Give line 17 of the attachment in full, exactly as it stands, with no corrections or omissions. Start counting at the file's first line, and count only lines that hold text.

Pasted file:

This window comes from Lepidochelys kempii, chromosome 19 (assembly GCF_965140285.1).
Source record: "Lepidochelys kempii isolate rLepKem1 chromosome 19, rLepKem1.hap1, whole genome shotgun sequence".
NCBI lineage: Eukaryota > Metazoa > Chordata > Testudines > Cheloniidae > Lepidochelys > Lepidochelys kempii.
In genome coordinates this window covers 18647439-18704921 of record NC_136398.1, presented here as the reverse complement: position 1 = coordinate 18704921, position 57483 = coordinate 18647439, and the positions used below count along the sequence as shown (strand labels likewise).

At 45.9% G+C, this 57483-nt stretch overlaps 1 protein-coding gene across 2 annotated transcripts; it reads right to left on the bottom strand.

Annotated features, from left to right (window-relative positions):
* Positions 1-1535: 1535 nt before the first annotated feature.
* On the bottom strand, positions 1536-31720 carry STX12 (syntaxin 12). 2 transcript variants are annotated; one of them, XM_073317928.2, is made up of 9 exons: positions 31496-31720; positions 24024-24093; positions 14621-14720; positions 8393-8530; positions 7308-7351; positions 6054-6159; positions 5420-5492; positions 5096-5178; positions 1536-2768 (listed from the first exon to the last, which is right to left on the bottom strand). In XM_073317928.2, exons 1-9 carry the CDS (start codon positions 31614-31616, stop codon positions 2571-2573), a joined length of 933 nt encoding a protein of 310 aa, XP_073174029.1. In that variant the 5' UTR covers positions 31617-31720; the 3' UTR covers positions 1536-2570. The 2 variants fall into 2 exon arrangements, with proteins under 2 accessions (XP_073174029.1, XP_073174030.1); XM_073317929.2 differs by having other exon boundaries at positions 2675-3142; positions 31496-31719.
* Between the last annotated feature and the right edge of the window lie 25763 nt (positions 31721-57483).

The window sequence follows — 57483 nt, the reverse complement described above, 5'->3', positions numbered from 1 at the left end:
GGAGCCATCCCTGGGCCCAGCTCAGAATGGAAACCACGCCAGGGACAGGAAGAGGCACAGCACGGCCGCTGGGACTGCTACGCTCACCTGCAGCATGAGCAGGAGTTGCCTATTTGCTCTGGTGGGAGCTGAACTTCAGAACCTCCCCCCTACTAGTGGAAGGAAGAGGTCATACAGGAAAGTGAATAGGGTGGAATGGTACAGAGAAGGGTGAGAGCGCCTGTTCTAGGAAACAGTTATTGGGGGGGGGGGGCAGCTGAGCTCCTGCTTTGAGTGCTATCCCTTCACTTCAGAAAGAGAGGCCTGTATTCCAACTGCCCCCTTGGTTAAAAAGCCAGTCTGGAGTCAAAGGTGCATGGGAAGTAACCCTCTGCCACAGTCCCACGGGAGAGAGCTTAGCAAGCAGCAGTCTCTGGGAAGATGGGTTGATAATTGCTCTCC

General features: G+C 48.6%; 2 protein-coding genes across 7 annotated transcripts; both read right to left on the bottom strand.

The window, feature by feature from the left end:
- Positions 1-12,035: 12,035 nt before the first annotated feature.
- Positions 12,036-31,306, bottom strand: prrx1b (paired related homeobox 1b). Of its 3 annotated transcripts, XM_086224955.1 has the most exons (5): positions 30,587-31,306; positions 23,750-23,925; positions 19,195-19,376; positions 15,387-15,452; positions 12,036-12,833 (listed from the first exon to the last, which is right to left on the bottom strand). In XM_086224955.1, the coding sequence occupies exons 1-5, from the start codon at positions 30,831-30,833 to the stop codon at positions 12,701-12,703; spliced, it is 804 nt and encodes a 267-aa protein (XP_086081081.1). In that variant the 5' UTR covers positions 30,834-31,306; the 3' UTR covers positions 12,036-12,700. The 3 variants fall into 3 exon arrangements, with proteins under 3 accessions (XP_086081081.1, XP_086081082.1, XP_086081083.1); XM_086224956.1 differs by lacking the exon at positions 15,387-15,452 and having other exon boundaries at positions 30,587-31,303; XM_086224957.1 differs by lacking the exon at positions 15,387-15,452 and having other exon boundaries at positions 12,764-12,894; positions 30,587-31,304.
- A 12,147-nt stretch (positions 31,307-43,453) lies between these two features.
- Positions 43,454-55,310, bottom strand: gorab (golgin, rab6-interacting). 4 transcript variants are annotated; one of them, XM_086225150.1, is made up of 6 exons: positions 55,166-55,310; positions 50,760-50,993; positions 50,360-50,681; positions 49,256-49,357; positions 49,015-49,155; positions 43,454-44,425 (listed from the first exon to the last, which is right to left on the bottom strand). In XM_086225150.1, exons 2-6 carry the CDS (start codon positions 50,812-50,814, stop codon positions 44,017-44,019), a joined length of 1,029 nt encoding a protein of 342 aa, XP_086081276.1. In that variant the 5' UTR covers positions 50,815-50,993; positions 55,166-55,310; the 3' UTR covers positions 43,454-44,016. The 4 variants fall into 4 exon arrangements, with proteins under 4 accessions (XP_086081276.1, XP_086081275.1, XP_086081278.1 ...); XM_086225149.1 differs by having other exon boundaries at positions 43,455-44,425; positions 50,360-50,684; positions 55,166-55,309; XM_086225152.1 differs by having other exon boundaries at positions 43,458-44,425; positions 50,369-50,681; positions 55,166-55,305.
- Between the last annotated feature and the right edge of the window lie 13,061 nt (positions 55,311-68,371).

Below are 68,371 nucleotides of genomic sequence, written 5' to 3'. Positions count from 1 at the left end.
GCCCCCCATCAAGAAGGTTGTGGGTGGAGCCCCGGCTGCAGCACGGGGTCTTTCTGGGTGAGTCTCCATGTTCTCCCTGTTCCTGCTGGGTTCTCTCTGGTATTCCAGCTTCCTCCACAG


- Positions 43,454-55,310, bottom strand: gorab (golgin, rab6-interacting). 4 transcript variants are annotated; one of them, XM_086225150.1, is made up of 6 exons: positions 55,166-55,310; positions 50,760-50,993; positions 50,360-50,681; positions 49,256-49,357; positions 49,015-49,155; positions 43,454-44,425 (listed from the first exon to the last, which is right to left on the bottom strand). In XM_086225150.1, exons 2-6 carry the CDS (start codon positions 50,812-50,814, stop codon positions 44,017-44,019), a joined length of 1,029 nt encoding a protein of 342 aa, XP_086081276.1. In that variant the 5' UTR covers positions 50,815-50,993; positions 55,166-55,310; the 3' UTR covers positions 43,454-44,016. The 4 variants fall into 4 exon arrangements, with proteins under 4 accessions (XP_086081276.1, XP_086081275.1, XP_086081278.1 ...); XM_086225149.1 differs by having other exon boundaries at positions 43,455-44,425; positions 50,360-50,684; positions 55,166-55,309; XM_086225152.1 differs by having other exon boundaries at positions 43,458-44,425; positions 50,369-50,681; positions 55,166-55,305.